HR: Braille and Jackson

 Homeschool Review

Our Lives

We were moving across the country and then trying to find our groove again, so I fell out of the habit of blogging about our homeschool. We have a groove now (sorta) and we are enjoying our new southern digs. We even had some amazing snow this week. No, I didn’t bring it with me from Alaska, so don’t ask πŸ˜‰ But I do believe our kids were the only ones who had full snow gear and sleds on hand for the snow. It was fun watching them make snowmen and snow angels again!

I interviewed a family adopting a child from Africa and I would love for you to pray for them. Please consider reading about their journey!

Our Homeschool

[one_half][image source_type=”attachment_id” source_value=”2782″ caption=”Andrew Jackson” align=”center” size=”medium” height=”250″][/one_half]

[one_half_last][image source_type=”attachment_id” source_value=”2784″ caption=”Louis Braille” align=”center” size=”medium” height=”250″] [/one_half_last]


~ Louis Braille was not born blind. He had an accident in his father’s leather working shop which destroyed his right eye. An infection of the wound cost him his sight in the left eye as well. All this happened when he was only 3 years old.

~ The Braille system was initially rejected by his sighted teachers in fear of losing their jobs “if blind students learn to read and teach themselves.”

~ Andrew Jackson was from South Carolina. His character was forged in the tumultuous Revolutionary War and was a message runner during battles. He was orphaned by age 12. 

~ Andrew Jackson ran away with a married woman. Rachel later became his wife, but this event would come back to ‘haunt them’ during his Presidential campaign.

~ Andrew Jackson’s niece presided over his inaugural ball after Rachel Jackson died just a few short weeks before Andrew took office.


  • Excellent narrative of Louis Braille becoming blind and creating the Braille system of writing. This video is also unique and gears itself towards those who are blind. It has a spoken narrator explaining the scenes when no speaking takes place. It will help the students to better understand what those who struggle with sight must do to enjoy videos.
  • Andrew Jackson biography. Andrew had a very hard youth, growing up in South Carolina during the Revolutionary War. His character was melded in turmoil. There is a bend here from the feminist view point concerning Andrew’s wife leaving her first husband to run away with Andrew to marry. An excellent historic overview of Andrew Jackson’s life. VERY LONG video! We split it up into 4 half hour segments.
  • The building of the Eerie Canal. A rough edited version of the Modern Marvels special, but cheaper than the $25 video purchase. Wonderful maps and narrative concerning the canal.
  • Great Smokey Mountains. We are studying this area as part of our Trail of Tears and Appalachian Trail study. After driving through these in the past few years, they are worth a visit and very lovely to behold!!!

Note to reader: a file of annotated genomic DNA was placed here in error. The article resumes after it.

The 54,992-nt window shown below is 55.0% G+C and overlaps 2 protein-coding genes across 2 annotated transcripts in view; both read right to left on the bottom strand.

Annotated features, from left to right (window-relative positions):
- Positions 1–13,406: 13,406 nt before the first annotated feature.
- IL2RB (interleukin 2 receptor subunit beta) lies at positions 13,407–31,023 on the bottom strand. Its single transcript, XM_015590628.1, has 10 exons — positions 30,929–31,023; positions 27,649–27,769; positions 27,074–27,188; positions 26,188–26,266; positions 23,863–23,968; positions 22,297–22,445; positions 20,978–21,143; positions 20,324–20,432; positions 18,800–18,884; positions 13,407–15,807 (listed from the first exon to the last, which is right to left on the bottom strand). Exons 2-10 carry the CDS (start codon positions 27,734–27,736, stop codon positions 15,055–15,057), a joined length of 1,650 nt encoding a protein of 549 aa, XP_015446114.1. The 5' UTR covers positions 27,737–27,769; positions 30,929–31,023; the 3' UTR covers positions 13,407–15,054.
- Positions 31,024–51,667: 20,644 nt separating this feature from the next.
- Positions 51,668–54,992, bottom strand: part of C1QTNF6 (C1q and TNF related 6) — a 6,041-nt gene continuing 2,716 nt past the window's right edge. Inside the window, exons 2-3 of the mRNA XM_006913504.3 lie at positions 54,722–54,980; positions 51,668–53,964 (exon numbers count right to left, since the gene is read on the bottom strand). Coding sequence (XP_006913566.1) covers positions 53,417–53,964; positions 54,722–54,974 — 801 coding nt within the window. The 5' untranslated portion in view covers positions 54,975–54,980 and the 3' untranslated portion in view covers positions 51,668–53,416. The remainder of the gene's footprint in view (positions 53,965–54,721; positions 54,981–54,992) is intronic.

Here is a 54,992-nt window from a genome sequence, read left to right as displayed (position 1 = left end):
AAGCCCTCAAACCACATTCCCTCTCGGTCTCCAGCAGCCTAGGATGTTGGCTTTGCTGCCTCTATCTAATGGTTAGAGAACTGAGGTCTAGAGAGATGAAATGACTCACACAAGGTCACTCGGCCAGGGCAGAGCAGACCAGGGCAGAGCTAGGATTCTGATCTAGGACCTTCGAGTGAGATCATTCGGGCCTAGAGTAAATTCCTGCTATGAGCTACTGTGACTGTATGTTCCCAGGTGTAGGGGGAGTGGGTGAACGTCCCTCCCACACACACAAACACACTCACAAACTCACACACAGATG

All links and resources can be found in my History Hunting: 1800’s database.

Photo to share

This may not seem like much to y’all, but this is one huge accomplishment for my oldest boy. In his English class, he had to turn a section of prose into poetry. The look on his face when I explained the exercise was horror!! When we batted around the prose in question, I suggested a section of his new Minecraft book. He lit up and happily concocted this poem for class. I can’t tell you how far my buttons popped as he embraced the poem. 



I am working through a weight loss series and I found this on Pinterest. Just cracked me up!! I wanted to share it with you πŸ˜‰ Have a great weekend, everyone!!


4 thoughts on “HR: Braille and Jackson”

    1. Thank you, Lisa. I was just so thankful for the ‘breakthrough’, you know?? One less thing to struggle over, eh?? πŸ˜‰

  1. What a blessing to hear everyone is adjusting well to the move! I never knew that about Andrew Jackson.

    We learned from a library book this week that Thomas Jefferson had 150 slaves – even though he called slavery an “abomination”. I went to public school and of course they used textbooks, so I never learned the unpleasant things about famous Americans. I am glad to be homeschooling so I can teach that no one, no matter how famous, is to be idolized, and that we all fall short, and that we can’t expect non-Christians to act like Christians.

    My father and step-father were in the military. I was born in Germany, lived in England, Sicily, and Guam, and a few American states.

    Thanks for visiting Glory to God this week!

    1. I love that part of homeschooling too!! I love learning about history now that I can read a more rounded version of it πŸ˜‰ I had a rough time going through the Revolutionary War with the kids. So much that we just don’t know and understand being taught the highlights.

      Thank you for the visit back πŸ™‚

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